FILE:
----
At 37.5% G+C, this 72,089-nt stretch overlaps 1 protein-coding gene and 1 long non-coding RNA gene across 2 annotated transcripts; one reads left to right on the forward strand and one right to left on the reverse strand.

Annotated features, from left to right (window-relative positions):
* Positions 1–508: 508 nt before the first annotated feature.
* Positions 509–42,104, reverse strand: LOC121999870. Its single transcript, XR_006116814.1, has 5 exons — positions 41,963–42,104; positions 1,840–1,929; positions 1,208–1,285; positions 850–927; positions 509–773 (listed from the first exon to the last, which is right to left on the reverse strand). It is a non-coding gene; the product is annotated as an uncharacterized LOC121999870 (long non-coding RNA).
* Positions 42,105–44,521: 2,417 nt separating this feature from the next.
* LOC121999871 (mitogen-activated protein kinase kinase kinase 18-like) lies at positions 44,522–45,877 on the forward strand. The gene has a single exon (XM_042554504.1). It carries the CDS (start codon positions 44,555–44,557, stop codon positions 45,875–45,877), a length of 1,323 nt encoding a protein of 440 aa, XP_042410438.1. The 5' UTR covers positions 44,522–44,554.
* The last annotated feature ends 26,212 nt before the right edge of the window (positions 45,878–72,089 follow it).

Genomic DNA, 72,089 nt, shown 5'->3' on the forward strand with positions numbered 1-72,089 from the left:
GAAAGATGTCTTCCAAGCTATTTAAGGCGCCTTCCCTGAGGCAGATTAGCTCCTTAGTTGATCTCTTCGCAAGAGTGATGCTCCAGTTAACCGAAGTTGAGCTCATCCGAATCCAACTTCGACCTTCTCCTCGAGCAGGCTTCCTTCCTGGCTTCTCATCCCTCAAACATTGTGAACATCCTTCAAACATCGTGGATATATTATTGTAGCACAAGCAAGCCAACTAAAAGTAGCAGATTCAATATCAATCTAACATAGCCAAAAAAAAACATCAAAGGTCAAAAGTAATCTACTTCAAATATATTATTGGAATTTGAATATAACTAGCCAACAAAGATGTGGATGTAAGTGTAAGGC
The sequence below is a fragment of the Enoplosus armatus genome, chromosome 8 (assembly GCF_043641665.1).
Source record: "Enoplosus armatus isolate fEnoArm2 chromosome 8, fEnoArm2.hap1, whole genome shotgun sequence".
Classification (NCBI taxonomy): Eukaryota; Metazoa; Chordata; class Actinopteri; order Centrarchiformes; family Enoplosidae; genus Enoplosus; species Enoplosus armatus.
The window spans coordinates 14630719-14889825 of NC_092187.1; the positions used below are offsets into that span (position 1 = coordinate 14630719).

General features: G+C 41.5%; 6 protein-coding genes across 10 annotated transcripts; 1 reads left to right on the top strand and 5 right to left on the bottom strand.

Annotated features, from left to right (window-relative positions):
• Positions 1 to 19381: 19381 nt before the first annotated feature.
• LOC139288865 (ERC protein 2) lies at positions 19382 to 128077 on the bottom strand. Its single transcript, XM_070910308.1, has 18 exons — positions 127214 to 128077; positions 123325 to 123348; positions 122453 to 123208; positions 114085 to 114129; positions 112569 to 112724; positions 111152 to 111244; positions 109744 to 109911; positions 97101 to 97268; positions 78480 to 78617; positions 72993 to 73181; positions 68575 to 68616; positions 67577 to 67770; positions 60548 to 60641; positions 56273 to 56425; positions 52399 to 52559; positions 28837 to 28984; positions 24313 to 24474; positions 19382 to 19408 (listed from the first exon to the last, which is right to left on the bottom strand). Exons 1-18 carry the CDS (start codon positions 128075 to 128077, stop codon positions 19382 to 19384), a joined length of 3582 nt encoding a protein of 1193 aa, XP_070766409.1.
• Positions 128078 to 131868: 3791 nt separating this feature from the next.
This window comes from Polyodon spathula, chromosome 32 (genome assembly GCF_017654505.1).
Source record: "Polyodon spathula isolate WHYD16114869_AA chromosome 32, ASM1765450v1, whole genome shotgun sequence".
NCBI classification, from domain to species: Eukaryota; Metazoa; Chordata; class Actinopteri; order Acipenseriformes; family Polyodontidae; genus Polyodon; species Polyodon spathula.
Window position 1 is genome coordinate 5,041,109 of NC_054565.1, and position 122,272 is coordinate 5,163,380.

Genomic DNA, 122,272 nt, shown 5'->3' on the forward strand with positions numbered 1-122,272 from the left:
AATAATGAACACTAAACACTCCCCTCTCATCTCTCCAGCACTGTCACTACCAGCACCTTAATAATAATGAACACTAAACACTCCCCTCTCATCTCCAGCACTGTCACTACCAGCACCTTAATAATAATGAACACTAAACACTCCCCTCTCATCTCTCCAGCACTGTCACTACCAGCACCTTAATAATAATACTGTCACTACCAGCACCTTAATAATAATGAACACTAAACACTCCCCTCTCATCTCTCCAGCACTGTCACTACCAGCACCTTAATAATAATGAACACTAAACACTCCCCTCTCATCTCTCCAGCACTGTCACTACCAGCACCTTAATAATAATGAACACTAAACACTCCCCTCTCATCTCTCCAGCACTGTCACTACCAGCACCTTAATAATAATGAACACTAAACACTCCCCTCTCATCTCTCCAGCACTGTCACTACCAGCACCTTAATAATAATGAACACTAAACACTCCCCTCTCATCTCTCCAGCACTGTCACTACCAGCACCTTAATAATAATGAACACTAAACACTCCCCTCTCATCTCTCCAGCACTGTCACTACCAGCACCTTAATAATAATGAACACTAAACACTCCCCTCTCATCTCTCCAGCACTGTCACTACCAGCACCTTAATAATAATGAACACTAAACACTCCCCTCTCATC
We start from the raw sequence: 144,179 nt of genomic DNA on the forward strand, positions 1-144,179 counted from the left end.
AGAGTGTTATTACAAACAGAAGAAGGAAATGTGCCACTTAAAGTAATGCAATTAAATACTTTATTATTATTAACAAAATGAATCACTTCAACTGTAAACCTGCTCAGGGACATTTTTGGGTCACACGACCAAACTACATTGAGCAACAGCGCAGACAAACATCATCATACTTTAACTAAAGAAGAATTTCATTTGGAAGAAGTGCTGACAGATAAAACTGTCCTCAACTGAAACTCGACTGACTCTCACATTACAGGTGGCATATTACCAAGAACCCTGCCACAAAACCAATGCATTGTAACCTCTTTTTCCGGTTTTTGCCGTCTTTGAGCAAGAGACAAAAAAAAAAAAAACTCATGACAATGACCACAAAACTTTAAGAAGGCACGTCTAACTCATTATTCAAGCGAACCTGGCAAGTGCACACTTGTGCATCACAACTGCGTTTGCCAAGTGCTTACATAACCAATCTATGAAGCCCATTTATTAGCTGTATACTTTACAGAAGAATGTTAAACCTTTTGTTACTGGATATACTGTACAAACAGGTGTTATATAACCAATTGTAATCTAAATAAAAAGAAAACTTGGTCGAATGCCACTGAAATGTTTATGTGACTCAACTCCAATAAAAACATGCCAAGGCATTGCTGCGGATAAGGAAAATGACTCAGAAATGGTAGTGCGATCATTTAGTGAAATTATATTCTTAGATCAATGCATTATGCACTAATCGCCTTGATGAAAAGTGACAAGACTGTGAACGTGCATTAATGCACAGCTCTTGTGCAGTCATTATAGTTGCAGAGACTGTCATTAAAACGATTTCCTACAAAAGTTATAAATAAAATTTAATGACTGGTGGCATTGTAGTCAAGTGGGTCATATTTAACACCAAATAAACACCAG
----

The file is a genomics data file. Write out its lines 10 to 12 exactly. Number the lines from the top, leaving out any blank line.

The sequence below is a fragment of the Enoplosus armatus genome, chromosome 8 (assembly GCF_043641665.1).
Source record: "Enoplosus armatus isolate fEnoArm2 chromosome 8, fEnoArm2.hap1, whole genome shotgun sequence".
Classification (NCBI taxonomy): Eukaryota; Metazoa; Chordata; class Actinopteri; order Centrarchiformes; family Enoplosidae; genus Enoplosus; species Enoplosus armatus.